Different But Same

I knew I was going to have fun at the last two weddings I attended: the first in Khajuraho and the second in Delhi. I made notes during my Khajuraho trip, so I am more interested in recording the shenanigans from the second wedding before my memory fails me once more.

Before leaving Mumbai, the friend had pinged two of us, saying that we were sharing a cab to the hotel, because we were, and I quote, “arriving within half an hour of each other”. Turns out, the other guy’s flight landed in Delhi, before mine took off from Mumbai. And when we discovered this, the exchange was, well, typical:

In my defence, I had been up since 4 am, and I was not feeling particularly charitable. And I was feeling especially uncharitable towards Aditya, with whom I have always had a contentious, irritating equation, even though we really are friends.

I reached on 5th morning, and fatalistically assumed I would miss the mehendi ceremony, after kicking my heels at the airport for over an hour, thanks to Aditya’s stellar planning skills. Turns out, weddings always run late. So I had enough time to get myself a room, divest myself of my luggage, find the other friend who had arrived that morning, and make my way to the venue. I didn’t have time to change into my snazzy outfit, but it was mehendi so probably best I didn’t wear anything which would cause me pangs if stained.

I found Aditya in the midst of his relatives, being a royal pain as usual. He was complaining about having mehendi put on his hands, and was less than pleased when I agreed with immense alacrity to join him (when asked by his aunt). I love mehendi, so I was really just waiting out of courtesy.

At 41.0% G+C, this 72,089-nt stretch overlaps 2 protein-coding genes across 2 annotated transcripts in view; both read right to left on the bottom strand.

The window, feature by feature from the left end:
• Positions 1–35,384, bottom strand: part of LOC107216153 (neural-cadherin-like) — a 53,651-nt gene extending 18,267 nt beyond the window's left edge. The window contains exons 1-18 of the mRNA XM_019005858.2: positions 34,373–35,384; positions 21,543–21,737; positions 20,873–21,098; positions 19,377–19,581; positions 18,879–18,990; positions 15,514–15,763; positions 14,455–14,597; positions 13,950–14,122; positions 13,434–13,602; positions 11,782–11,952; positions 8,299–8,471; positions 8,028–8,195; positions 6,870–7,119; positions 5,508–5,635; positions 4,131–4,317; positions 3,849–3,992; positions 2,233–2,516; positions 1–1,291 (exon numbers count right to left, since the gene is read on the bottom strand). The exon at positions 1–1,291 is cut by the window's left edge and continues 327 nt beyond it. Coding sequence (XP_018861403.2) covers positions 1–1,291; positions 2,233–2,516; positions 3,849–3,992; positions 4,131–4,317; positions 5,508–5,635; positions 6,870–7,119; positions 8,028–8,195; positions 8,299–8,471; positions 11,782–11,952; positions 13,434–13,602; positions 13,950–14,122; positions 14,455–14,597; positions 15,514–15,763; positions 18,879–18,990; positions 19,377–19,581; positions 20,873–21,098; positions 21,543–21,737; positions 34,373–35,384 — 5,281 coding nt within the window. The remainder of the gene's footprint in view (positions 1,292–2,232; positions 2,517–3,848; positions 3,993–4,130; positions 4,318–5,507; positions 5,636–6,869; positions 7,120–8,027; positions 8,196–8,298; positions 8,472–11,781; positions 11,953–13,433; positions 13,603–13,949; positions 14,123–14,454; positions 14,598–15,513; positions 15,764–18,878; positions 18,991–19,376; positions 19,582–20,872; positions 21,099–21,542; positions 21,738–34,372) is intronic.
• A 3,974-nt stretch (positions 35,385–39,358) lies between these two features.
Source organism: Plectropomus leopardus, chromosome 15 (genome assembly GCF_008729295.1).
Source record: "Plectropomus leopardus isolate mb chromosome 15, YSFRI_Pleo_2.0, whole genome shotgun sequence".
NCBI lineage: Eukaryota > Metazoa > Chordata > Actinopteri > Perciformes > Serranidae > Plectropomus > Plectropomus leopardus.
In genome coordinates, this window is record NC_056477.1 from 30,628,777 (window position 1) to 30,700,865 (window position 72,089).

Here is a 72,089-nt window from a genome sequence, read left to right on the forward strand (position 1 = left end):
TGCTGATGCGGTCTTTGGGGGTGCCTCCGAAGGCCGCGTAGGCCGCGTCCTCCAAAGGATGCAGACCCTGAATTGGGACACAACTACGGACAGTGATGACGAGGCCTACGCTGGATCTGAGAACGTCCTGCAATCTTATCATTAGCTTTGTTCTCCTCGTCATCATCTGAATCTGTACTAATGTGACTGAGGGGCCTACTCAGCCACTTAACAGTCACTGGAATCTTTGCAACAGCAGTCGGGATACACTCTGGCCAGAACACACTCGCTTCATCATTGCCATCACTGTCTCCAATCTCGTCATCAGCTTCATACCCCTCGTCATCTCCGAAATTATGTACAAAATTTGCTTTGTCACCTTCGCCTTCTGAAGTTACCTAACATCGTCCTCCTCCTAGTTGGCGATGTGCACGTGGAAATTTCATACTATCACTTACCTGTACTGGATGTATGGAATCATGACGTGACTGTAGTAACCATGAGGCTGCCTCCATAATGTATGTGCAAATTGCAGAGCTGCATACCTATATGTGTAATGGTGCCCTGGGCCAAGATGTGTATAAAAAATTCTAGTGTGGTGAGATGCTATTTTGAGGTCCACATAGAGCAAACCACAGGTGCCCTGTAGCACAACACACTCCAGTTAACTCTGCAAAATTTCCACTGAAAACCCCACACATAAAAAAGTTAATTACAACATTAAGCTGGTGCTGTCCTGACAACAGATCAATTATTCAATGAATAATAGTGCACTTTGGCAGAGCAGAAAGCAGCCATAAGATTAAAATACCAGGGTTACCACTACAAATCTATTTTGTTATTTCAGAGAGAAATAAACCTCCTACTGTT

Another of his friends – and his wife – joined us, and we were introduced. As Aditya introduced me, it so happened that I was not the complete stranger I had assumed I was. Because: “Oh you’re Karishma?” “Yes,” I replied in some surprise. “That sandwich comment was AWESOME.”

Ah.

My other friend had kindly read out my opinion of Aditya’s planning abilities to a whole contingent of people, all of whom thought it was amazing. I was a little embarrassed to be greeted as such, but as we quickly moved on, it was fine.

Cut to the evening.

I got dressed in a sari, and was told to make my way to the groom’s room, where I would find him and our other friends. And, as it turned out, all the groom’s other friends. The couple from the morning were also there. I smiled at them. Only to be met with an initial blank look. Then, dawning comprehension. Then: “Oh God. Karishma?!”

To which I nodded mutely, and the idiot who read out my message in the first place chimes in with: “Haha, alag lagti hai, na?” [She looks so different, doesn’t she?]

I.. Ok then.

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